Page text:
Interpretations of
Quantum Physics
Implications of
Quantum Physics

22A. Mathematical Collapse Implies Non-Linearity.

It is shown that any mathematical theory of collapse must be non-linear, in contrast to the well-established linearity of quantum physics.

The primary characteristic of quantum physics is that it is linear. Therefore it is logical to ask whether mathematical collapse can fit within a linear theory. We find that it cannot; the probability law requires a mathematical collapse to be non-linear.

Non-unitary time translation. If the Hamiltonian H is Hermitian (so time translation is unitary), as it is in conventional theory, then the norms of the different branches of the wave function stay the same forever. So there can be no collapse if one sticks to a linear, unitary theory. But what would happen if we kept the Hamiltonian linear but allowed it to be non-Hermitian so that time translation is no longer unitary? Suppose in particular that some part of the Hamiltonian can change the norm of the wave function, with the change depending on the random variables w, where the choice of w’s at each stage in the time evolution is independent of the coefficients (linearity). Then we have for the general linear case, with O being the time translation operator,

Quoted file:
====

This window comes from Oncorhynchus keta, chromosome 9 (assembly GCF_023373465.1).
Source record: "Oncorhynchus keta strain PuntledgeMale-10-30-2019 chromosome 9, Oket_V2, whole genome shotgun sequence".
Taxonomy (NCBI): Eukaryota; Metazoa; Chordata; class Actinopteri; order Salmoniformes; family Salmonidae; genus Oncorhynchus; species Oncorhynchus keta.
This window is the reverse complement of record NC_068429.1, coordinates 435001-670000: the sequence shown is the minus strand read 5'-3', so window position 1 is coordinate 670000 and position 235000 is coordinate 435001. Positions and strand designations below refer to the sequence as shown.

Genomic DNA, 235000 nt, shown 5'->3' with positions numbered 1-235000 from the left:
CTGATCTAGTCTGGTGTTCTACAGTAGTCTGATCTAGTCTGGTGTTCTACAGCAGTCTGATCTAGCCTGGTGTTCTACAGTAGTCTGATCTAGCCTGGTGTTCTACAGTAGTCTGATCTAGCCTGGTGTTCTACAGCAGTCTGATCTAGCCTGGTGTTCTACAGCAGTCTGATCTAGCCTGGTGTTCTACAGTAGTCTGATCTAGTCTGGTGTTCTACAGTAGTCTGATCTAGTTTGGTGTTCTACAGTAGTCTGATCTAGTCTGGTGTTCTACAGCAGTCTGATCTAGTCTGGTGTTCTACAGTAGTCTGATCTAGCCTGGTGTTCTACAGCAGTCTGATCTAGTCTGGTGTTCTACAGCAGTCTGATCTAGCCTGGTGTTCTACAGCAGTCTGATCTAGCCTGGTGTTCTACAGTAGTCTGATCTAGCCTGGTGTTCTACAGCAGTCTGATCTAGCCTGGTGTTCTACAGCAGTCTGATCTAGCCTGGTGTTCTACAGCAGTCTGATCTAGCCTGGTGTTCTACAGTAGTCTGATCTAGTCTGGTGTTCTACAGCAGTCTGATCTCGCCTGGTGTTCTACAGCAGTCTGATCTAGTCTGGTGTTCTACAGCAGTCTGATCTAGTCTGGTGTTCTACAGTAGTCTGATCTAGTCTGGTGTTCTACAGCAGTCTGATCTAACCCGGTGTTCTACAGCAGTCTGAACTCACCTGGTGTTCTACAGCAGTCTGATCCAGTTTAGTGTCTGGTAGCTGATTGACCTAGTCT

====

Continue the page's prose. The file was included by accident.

where the conjectured Hamiltonian is presumed to have no effect on the ‘shape’ of the wave function (and we have ignored the non-collapse part of the Hamiltonian). In this case, it might happen that after some time has elapsed, for some value of i,
so we end up with a system which has collapsed to state i. Thus linearity does not rule out collapse.

The |a(i)|2 probability law requires collapse to be non-linear. But now suppose the collapse follows the |ai|2 probability law. Then for large t and given i, Eq. (22A-2) will hold (depending on the sequence of w’s chosen) a fraction |ai|2 of the time and the same equation with 1 replaced by 0 will hold the rest of the time. Thus to satisfy the |a(i)|2 probability law, the average (averaged over the choice of w’s) of the ratio must obey
where P is the probability of a certain set of w’s, and the integral over all possible w’s is suitably defined. If P(w) is independent of the coefficients, this cannot hold because the left hand side has no dependence on the ai. Thus to satisfy Eq. (22A-3), P(w) must depend on the coefficients.

Suppose now we think of numerically integrating the equation of motion, including the w-dependent random part, step by small step. At each step in the integration, the choice of w’s dictated by depends on the coefficients. And then the dependence of the Hamiltonian on the w’s gives an indirect dependence of the Hamiltonian on the coefficients, so that different initial ai's will produce different w’s. But then
and so the equations of motion are non-linear, in contrast to current quantum physics.

understanding quantum physics
understanding quantum physics by casey blood